Improve Home Performance with Spray Foam Insulation

Published on: July 31, 2012


With today’s rising energy prices and climate change concerns, many people are looking for ways to make their homes and commercial buildings more energy efficient. In most parts of North America, heating and air conditioning are responsible for approximately half of the power expended in residential buildings and offices.

The government is introducing ever more stringent energy efficiency standards for appliances, and choosing an Energy Star product can help you save even more money. However, switching to a more efficient furnace, boiler and/or air conditioner is only half the battle. If your building cannot retain the conditioned air, then you may be spending much more than you need to on heating and air conditioning.

Insulation, air tightness and ventilation

If your home or commercial building is older or was not well built, then there may be a great deal of room for improvement in the building envelope. The building envelope consists of the walls, windows, doors and roof. A tight, efficient and healthy building envelope will have adequate wall and attic insulation, and it will be fairly air-tight while still providing good ventilation. It will stay dry and will not trap moisture, especially not in the vicinity of wood, drywall or paint.

Both moisture and heat can be transported in air, and most buildings lose more heat through air leakage than by diffusion through the walls and roof. Spray foam insulation can address both problems. Spray foam doesn’t just provide a good R-value, it can also seal leaks.

Spray foam insulation is in many ways an ideal concept

Spray foam, like loose fill insulation, can be blown into the walls of older stick-framed buildings without making it necessary to remove the plaster or drywall. There’s no reason to sacrifice historic details like crown moldings, complex baseboards and plaster ceiling medallions at the alter of energy efficiency. Unlike loose fill insulation, spray foam will fill the wall top to bottom and make its way into all the nooks and crannies in the wall’s interior.

Foam insulation is also excellent for insulating and sealing awkward spaces, like the gaps around windows and doors, wall corners, and spaces where materials or phases of construction meet. It can even be used for insulating pipes that are already in place and difficult to access.

Spray foam can also be an excellent choice for attic insulation, especially in older homes and buildings and in hot climates.

Spray foam attic insulation and heating in cold climates

Today’s new cold-climate houses and slope-roofed buildings are constructed with full length ridge and soffit vents for attic ventilation. Ideally, the ceiling of the top floor is heavily insulated, and the attic itself is kept unconditioned. Because of the vents, moisture will not condense on the underside of the roof structure during the winter.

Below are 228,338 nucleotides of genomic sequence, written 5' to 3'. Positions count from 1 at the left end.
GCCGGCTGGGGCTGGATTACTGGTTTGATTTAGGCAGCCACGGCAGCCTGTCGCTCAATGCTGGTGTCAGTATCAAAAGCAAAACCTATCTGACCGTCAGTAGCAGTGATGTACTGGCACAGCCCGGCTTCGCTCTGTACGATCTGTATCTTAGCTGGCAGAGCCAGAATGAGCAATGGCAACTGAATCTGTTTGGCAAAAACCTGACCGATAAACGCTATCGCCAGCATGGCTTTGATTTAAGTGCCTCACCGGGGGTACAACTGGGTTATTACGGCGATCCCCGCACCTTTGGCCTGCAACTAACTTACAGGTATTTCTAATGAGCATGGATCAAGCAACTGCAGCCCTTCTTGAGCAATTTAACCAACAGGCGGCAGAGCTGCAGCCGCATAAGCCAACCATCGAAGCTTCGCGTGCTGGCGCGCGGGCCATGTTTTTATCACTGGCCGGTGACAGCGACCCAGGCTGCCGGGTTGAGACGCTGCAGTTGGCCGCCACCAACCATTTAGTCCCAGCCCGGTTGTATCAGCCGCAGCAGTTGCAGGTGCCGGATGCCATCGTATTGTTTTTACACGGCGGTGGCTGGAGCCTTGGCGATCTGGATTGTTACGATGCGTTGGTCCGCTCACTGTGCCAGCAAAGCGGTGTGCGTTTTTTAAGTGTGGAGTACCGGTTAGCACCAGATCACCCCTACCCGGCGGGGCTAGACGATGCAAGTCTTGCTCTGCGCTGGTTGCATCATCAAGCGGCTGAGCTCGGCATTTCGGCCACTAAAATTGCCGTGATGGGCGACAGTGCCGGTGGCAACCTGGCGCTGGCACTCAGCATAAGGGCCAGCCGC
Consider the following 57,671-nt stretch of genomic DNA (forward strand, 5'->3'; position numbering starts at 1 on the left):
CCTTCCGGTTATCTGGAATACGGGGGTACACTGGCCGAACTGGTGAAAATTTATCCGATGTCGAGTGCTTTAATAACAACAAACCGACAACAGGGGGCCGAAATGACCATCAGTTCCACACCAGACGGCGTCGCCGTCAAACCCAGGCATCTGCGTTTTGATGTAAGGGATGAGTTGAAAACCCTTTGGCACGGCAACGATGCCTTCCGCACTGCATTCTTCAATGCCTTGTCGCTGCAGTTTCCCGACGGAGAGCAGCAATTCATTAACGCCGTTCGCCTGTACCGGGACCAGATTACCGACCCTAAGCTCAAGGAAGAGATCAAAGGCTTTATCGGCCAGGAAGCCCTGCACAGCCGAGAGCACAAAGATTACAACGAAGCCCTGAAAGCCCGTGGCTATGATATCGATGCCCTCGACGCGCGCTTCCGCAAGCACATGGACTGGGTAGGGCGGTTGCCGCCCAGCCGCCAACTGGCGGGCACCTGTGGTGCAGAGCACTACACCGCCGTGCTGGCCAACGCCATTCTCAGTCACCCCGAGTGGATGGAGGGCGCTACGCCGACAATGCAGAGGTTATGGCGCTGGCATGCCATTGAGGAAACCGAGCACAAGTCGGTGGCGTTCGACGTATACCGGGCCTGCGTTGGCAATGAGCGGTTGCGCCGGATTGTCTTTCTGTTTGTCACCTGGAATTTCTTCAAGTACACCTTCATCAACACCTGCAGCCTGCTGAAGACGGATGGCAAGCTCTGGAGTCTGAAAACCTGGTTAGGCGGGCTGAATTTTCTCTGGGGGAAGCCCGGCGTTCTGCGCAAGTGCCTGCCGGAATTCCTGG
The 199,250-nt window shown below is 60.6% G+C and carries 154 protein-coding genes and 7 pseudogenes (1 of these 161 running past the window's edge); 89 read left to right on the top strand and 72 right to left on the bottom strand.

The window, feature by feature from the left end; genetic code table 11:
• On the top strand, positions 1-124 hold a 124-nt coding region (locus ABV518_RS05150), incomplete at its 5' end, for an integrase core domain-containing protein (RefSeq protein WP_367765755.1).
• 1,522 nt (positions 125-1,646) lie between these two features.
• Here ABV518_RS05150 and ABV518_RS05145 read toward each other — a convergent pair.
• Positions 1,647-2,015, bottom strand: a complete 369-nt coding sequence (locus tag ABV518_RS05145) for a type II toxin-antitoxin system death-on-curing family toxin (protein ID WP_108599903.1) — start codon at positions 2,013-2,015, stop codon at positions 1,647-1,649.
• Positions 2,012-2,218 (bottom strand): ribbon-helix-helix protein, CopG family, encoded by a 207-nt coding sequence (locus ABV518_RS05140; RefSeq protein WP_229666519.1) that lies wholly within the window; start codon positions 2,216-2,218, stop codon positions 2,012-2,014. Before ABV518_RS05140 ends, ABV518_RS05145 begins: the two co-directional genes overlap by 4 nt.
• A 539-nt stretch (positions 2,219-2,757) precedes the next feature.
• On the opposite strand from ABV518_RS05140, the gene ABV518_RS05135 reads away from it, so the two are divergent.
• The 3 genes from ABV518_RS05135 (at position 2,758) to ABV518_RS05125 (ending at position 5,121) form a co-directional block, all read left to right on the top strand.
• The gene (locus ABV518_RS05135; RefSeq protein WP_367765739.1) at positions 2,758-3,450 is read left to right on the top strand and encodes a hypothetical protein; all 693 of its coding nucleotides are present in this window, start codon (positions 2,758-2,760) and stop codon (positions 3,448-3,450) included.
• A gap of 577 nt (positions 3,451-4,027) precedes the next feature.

Older buildings often have poorly ventilated roofs and attic floors that are not at all air-tight. When attic insulation is added, warm, moist air can rise into the attic during the winter. When it comes into contact with the cold underside of the roof, it condenses. If there’s too little ventilation and moisture becomes a chronic problem, this can cause the roof structure to rot. However, when both the roof structure and the attic floor are fully sealed with foam insulation, it secures the attic against air, moisture and heat leakage.

Spray foam attic insulation and air conditioning in hot climates

A similar attic insulation method is being used for new construction in hot climates, where air conditioning is needed for most of the year and the roof is seldom colder than the interior. Attics are being left unvented and the roof truss top chords or rafters are being coated with spray foam insulation. This turns the attic into a conditioned space and allows the air conditioning ducts that are often routed through it to stay cool.

Types of spray foam insulation

In general, Polyisocyanurate and Polystyrene foams are both closed-cell and highly effective as insulators and air barriers. However, they also contain VOCs and may be toxic when burned. Icynene spray foam is a healthier and more environmentally friendly product. It is open-cell and is therefore less effective per inch of thickness, and it is less effective as an air barrier. However, it provides excellent soundproofing. Cementitious foam is fireproof, soundproof and non-toxic. However, it is not a good air barrier, and it’s fragile and is therefore not ideal for every installation.

Talk to your HVAC contractor about the best type of spray foam insulation and the best insulation method for your building and your local climate. Spray foam insulation can help keep your heating and air conditioning inside, where it belongs.